Powell goes on to point out that Colorado River flows are averaging 60 percent of historic flows in the early 21st century, and that climate change will only make things worse -- a hotter earth will decease supply through higher evaporation and increase demand for water as soils dry out. Things are not looking good. (At this point, Powell makes his one big mistake -- he fails to mention the possibility of controlling, reducing or reconciling demand through some sort of market mechanism. That's not necessarily a mistake, if he thinks that bureaucrats will be in charge to the end, but they needn't be.)

In contrast to this dire future (based on scientific evidence and models), we have the lookin' good! future of the Bureau, a future that takes the 20th century's high flows as "normal" and assumes that the 21st century will look the same. In other words, BurRec sees a drop in supply as highly unlikely and reductions in demand as unnecessary. Powell says -- and I totally agree -- that BurRec is sleepwalking off a cliff of denial, inertia and ignorance.***

But who will suffer when supplies run short and never-before-tested rights on the Colorado River are invoked? What will happen when Lake Powell drops to a dead pool? Who will pay when a huge chunk of the water and electricity supplies to the southwest disappear? It won't be the Bureau of Wreckage. It will be us, and we will be screwed by the guys who built dams that failed benefit cost at that design stage, the guys who felt it was more important to deliver power to subsidized users than to conserve water in a drought, the guys who are telling us that everything's ok when it really isn't.

Just fucking great, I tell you.

And Powell doesn't shy away from how bad it can get. His final chapter is a terrifying vision of unsustainable policies coming home to roost, a collision of delusions brought to ground by a reality as remorseless as gravity. The concrete pyramid is indeed built on sand.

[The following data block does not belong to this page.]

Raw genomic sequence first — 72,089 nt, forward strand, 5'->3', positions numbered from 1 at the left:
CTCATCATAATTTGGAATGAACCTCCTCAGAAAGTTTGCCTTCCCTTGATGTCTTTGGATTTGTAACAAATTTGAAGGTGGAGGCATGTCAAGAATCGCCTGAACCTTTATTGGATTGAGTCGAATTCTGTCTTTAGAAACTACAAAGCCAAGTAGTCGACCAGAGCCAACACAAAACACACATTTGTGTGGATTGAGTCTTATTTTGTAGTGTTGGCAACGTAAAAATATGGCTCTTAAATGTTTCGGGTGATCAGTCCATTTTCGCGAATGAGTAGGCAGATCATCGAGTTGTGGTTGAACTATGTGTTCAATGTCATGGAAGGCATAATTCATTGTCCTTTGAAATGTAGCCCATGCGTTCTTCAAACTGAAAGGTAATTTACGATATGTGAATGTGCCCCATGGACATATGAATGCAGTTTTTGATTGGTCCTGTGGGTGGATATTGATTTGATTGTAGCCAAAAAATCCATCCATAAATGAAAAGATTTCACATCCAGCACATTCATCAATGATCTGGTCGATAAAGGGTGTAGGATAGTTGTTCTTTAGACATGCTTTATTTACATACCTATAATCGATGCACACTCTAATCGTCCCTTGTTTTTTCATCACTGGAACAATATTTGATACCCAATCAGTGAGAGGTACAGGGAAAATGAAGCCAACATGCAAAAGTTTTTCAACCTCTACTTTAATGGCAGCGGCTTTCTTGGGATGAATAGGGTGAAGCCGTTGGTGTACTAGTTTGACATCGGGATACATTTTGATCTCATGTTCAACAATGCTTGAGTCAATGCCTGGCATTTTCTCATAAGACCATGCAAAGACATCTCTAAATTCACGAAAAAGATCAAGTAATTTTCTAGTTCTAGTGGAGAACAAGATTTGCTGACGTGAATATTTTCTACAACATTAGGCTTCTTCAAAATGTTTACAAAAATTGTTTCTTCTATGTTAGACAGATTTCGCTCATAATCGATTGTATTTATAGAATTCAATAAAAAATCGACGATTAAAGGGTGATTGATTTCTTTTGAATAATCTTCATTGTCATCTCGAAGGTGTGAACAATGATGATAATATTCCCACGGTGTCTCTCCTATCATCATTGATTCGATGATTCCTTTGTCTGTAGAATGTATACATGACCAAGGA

Bottom Line: I give this book FIVE STARS as a fast read on an important topic, that takes from historic roots to future potentials. This book is a worthy companion to Cadillac Desert.

* JL Powell will either confirm nor deny that he's related to JW Powell. I say that he isn't, since any bona fide relative would have said he was related long ago...
** Subject of another new book (via DW).
*** Unfortunately, BurRec and many others ignored the best advice ever given on water in the West, John Wesley Powell's 1879 Report on the Lands of the Arid Region of the United States.


The Outsider said...

David, the comment about BOR calculating one B/C for large number of projects really hit home for me. This sleight of hand is frequently used to argue for increases in spending on education. I have found myself arguing, "Okay, maybe the education we're giving is good, maybe it isn't Whatever. But isn't the real question whether it's good enough given what it costs to improve it?"

It's not the case that if the first dollar spent on a thing is good then every subsequent dollar is equally good. It just isn't.

Bruce Ross said...

Thanks for the hot tip. Just finished it last night, and it's a great read, if a bit overwrought.

Here's why the occasional hair-on-fire crisis tone toward the end put me off. As Powell himself notes, California's managed to grow in population and economically while keeping its total water use flat. Phoenix and Las Vegas, though he doesn't give them equal credit, have done the same. Nor does the dead pool even matter all that much. So Glen Canyon stops producing power. As he writes, it's a tiny fraction of the power on the western grid.

Fact is, it probably will grow warmer and drier in the Colorado Basin. That will pose challenges. And if Phoenix's climate turns into Death Valley's, it won't be so attractive a place.

Even so, the record of sensible water management actually gives a lot of cause for optimism. Hard times ahead, but we'll figure 'em out. Good grief, look at Australia.

My personal favorite tidbit, however, was the part about trying to restore the humpback chubs in the Grand Canyon. The notion of piping warm, muddy water into the river to save the fish is a rich irony after spending so many years watching the fretting over the Sacramento's headwaters.